Welcome to Vantage Points Flashback. We look behind local history for stories that help explain present day reality. This story combines local weather records with hardships experienced further west.
Through the entire winter of 1877-'78, across the Canadian and US Prairies, there was virtually no snow. Not only was it a black winter, but it was also very warm. It remains the warmest winter on record. The streets of Fort Garry were reportedly a mess from rain. And sleighs were no use at all.
Farmers kept working their fields throughout the month of December as it felt more like Spring. There were even mosquitoes! Some residents held a Christmas tea party on the barely frozen Red River, with tent, buffalo robes and a stove to take off the evening chill.
Humans were not, though, all joyous and bright through that peculiar weather. Farther west, in what is now Saskatchewan and Alberta, the Canadian government was putting pressure on First Nations to sign treaties and to settle onto reserves. The Blackfoot and Cree Nations were negotiating for better treaty provisions. Unfortunately, a three-year drought was brewing and the bleak winter of 1877, without moisture, was devastating.
Bison were scarce. With little rain or snow north of the 49th, the herds remained in the south. In the US, any remaining bison were being exterminated by hired, and cavalry, guns. Why? A year earlier, Dakota warriors under Sitting Bull had beaten Custer's forces at Little Big Horn. Eliminating the bison as the primary food source, was the government's chosen way to weaken and defeat the Dakota. After Little Big Horn, Sitting Bull moved north to Cypress Hills with 5,000 followers, putting pressure on any available game in the region. Prairie fires were common, due to the drought, which drove away even more game animals.
First Nations leaders knew big changes were afoot. Their people were hungry, and the Canadian government was determined to clear the plains to make way for farmers and ranchers. Through a drawn-out treaty-making process, Cree chief Big Bear negotiated hard for famine relief to transition his people to an agricultural economy. He was successful. Treaty 6 included food relief provisions. At least in theory.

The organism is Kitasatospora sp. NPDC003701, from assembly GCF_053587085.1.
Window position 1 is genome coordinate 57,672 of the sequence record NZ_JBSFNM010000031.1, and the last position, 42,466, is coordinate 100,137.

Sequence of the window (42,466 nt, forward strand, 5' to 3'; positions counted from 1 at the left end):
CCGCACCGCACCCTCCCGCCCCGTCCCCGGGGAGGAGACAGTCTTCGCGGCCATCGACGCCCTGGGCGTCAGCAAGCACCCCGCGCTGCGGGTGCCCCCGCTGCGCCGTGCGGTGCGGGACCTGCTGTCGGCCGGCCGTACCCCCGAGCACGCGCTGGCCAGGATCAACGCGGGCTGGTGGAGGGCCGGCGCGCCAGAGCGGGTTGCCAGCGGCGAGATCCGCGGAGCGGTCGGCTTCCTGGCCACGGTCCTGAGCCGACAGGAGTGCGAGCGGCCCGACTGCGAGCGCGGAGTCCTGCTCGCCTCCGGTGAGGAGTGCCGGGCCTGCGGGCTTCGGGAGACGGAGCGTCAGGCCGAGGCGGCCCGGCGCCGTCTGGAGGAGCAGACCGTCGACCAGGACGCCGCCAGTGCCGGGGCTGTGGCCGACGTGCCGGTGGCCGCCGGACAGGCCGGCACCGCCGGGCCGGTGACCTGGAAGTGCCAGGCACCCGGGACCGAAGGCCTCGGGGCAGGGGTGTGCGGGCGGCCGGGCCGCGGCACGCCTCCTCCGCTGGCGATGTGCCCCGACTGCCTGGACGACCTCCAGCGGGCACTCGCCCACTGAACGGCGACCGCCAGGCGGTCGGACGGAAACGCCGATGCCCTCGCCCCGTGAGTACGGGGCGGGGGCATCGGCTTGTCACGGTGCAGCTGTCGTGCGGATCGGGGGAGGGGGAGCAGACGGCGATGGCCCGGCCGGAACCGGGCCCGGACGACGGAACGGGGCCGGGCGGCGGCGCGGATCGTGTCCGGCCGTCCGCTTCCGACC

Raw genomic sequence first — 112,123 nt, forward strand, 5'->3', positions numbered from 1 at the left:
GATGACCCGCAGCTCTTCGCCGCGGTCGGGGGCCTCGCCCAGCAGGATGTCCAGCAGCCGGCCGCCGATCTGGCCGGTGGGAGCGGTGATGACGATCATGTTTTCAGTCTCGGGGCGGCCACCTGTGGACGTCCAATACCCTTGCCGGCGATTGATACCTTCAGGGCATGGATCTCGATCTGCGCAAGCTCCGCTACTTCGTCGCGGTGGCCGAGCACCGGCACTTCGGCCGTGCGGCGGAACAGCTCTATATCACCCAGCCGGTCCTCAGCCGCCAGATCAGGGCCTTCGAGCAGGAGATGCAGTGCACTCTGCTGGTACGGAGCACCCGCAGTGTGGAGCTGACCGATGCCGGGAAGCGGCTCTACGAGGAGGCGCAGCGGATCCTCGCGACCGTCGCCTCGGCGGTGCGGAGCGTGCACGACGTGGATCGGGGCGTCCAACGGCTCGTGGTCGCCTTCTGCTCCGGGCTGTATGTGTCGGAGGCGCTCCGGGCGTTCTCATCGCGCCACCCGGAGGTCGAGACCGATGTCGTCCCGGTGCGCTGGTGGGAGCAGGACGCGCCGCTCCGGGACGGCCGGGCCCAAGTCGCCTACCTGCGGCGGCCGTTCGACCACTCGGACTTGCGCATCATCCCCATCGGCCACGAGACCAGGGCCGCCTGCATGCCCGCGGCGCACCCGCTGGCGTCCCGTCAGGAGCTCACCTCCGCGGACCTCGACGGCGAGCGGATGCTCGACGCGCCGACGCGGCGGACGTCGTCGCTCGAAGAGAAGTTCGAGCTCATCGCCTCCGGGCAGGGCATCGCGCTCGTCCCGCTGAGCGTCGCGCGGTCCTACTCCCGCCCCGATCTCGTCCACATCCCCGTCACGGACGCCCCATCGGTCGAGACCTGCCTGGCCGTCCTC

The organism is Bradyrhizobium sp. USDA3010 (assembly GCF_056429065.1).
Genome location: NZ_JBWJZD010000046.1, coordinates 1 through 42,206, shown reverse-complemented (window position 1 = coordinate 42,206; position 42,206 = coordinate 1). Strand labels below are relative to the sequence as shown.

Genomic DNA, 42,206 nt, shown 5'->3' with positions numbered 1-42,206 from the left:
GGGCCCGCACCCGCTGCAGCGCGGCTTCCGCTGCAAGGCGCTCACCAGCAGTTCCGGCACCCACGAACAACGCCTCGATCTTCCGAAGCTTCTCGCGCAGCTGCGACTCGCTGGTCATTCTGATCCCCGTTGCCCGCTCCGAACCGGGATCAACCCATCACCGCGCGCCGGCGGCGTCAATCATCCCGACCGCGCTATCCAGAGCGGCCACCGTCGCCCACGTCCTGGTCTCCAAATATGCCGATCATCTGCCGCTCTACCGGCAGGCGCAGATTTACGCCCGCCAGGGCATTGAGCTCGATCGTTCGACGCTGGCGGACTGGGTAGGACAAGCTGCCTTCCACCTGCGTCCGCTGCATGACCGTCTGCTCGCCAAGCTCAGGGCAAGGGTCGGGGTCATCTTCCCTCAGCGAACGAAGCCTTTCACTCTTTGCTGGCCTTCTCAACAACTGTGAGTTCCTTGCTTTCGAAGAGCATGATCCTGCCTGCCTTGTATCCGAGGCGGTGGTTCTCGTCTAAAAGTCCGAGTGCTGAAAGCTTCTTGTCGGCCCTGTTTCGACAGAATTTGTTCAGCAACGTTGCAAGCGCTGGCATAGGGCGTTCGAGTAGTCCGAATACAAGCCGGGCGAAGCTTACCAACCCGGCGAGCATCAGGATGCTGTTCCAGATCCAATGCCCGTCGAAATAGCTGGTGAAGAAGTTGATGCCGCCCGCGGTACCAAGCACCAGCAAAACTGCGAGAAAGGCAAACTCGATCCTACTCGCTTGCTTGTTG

Canada was determined through the early 1880s to build the cross-continental railway, to facilitate export grain and beef economies. First Nations already settled were being forcibly moved north, out of the way of the chosen southern route for the CPR. Prime Minister John A. McDonald is quoted to have said about the First Nations who were holding out “We cannot allow them to die for want of food. But, we are .. refusing food until the Indians are on the verge of starvation.” By the end of 1882 Big Bear signed on to Treaty 6 in exchange for food for his people, even though, by Treaty, they were entitled to rations to prevent starvation.
This story may seem distant from southwest Manitoba. But next week we'll look at how the pattern was continued as the Canadian government put in place restrictions to deliberately hinder otherwise successful Dakota farmers, just to our north. Sometimes history is hard to hear.
Bleak Winter was adapted from an acclaimed 2013 book by James Daschuk entitled “Clearing the Plains. Disease, Politics of Starvation and the Loss of Aboriginal Life”. To hear past radio stories, go to Discover Westman's Community Page, or click HERE!
And find out about the resources of Turtle Mountain Souris Plains Heritage Assoc. Our website is www.vantagepoints.ca. Thank you, Municipal Councils and Manitoba Heritage, for your support.
See ya' later!
Please listen to the audio recording with David Neufeld below.